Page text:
Vending

Peezer was very patient. Here, he is lobbying me for an E5, after consuming an A6. I spent $2.25 on a junk-food breakfast for him while we cooled our heels.

Alas, as these things often go, it wasn't a quick fix, so they finally put me into a rental car and sent us on our merry way.

Meanwhile, yesterday was a Federal Holiday so the boys were off school. After a morning of quiet reflection on the importance of Martin Luther King, Jr.'s contributions to the advancement of racial equality in the United States of America sleeping in and playing video games, Seth decided to go longboarding on a sunny, cold Monday. As I was fetching Peezer from an afternoon playdate, Seth called me, the distress in his voice evident: "WHERE ARE YOU?"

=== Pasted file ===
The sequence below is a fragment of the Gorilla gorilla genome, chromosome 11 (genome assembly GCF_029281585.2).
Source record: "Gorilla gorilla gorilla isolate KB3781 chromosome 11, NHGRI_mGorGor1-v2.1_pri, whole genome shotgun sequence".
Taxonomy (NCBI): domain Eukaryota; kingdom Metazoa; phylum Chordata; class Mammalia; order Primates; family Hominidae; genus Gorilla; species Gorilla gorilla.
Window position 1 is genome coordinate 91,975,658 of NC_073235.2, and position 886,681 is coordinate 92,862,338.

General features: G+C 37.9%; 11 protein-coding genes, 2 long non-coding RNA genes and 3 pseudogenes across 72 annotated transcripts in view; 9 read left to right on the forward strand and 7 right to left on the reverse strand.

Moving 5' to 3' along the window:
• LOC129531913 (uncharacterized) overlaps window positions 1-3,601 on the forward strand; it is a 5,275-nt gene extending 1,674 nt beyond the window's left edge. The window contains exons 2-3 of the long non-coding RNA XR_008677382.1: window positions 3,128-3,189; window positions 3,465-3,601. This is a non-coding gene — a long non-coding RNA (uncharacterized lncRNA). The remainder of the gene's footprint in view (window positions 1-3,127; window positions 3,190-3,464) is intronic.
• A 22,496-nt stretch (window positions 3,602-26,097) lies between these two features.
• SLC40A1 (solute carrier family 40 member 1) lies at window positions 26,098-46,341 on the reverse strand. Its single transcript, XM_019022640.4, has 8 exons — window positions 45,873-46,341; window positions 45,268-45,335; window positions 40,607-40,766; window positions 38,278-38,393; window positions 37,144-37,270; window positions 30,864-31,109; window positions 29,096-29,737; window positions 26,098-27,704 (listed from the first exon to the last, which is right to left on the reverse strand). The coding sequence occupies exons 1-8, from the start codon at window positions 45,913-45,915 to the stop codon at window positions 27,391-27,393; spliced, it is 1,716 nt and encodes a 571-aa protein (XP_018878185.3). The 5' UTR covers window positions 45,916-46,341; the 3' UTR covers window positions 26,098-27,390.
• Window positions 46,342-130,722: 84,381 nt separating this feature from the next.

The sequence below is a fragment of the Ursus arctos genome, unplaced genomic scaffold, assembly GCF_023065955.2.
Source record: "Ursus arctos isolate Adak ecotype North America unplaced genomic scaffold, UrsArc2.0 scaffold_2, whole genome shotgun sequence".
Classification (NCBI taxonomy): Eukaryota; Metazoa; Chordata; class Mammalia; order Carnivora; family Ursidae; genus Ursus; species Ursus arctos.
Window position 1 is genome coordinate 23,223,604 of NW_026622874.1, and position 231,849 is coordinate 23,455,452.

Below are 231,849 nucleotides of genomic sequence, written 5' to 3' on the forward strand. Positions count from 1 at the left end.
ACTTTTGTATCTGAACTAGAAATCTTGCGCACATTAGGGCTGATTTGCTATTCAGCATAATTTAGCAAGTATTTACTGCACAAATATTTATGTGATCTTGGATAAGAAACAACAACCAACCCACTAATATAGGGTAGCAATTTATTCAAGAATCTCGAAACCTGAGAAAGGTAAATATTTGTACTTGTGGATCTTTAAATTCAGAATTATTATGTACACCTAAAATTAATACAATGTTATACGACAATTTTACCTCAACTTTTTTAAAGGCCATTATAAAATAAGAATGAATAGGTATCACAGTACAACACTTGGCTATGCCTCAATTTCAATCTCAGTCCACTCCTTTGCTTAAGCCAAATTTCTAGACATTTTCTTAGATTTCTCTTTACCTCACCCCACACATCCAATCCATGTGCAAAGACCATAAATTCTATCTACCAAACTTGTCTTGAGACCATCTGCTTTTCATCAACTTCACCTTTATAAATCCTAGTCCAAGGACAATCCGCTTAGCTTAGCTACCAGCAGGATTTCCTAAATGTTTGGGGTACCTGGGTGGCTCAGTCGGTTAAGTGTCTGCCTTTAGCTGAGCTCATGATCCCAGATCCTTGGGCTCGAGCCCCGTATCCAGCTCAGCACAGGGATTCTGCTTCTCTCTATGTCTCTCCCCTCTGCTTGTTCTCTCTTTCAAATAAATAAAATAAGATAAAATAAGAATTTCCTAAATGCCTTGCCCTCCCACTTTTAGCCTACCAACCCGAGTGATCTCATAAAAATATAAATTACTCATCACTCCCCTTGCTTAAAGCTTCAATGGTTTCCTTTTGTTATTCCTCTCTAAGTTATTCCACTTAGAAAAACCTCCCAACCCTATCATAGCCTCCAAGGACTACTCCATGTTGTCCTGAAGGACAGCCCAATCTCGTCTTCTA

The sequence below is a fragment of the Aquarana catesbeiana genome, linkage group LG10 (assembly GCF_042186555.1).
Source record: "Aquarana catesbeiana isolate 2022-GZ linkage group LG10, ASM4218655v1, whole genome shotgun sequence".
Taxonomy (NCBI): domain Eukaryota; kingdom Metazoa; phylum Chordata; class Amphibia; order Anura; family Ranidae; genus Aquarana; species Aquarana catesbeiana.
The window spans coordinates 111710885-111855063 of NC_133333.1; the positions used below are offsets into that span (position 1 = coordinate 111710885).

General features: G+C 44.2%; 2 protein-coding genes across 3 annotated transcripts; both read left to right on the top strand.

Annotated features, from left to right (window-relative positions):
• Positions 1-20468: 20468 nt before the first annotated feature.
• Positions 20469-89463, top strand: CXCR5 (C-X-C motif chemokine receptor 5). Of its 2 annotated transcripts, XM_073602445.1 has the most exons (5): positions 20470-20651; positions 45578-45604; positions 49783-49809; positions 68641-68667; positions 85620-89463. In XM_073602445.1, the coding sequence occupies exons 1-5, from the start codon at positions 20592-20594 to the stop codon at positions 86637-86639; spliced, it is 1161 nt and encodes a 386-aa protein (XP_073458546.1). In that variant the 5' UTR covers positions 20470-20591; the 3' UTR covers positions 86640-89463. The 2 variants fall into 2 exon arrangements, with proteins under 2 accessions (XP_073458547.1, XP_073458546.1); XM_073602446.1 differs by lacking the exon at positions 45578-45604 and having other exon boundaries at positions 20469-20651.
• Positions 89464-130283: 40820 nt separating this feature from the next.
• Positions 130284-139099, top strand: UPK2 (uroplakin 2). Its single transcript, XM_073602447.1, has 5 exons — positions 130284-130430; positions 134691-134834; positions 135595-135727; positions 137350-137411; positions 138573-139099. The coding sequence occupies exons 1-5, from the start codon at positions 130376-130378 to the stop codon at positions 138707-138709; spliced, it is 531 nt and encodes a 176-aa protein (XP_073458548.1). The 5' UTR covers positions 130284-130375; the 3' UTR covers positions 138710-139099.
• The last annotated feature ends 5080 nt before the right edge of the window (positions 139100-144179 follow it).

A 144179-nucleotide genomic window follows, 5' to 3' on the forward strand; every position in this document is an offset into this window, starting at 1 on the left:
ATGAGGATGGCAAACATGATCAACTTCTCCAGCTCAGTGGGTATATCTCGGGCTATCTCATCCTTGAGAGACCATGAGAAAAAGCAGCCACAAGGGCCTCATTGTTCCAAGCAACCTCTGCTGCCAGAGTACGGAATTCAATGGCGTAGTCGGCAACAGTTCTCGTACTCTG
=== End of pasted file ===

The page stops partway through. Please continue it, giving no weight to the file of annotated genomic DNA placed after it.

Me: "I'm on my way home, where are YOU?"

Him: "In the 'hood. Can you come pick me up?"

Me: "Why, what happened?"

Him: "I think I broke my foot."

Thank goodness he was wearing his helmet. If only he'd worn it on his FOOT.

It wasn't dramatic, but the swelling was evident and he was in pain, so Curt hustled him out for a fun evening at the ER where they confirmed our suspicions, wrapped his foot, gave him a Vicodin and sent him home with instructions to get a cast in the next day or two.

Crutches

 

Honestly, we're taking this in stride. This was our first ER visit since February 2006! And it's the first broken bone for any of our kids.  Of course, this is going to put a big damper on that whole learning-to-drive thing. You see, last Friday, Seth obtained his learner's permit (he aced the exam!). I don't want to say I'm relieved, but… well, part of me isn't upset about having to wait a little while longer on that.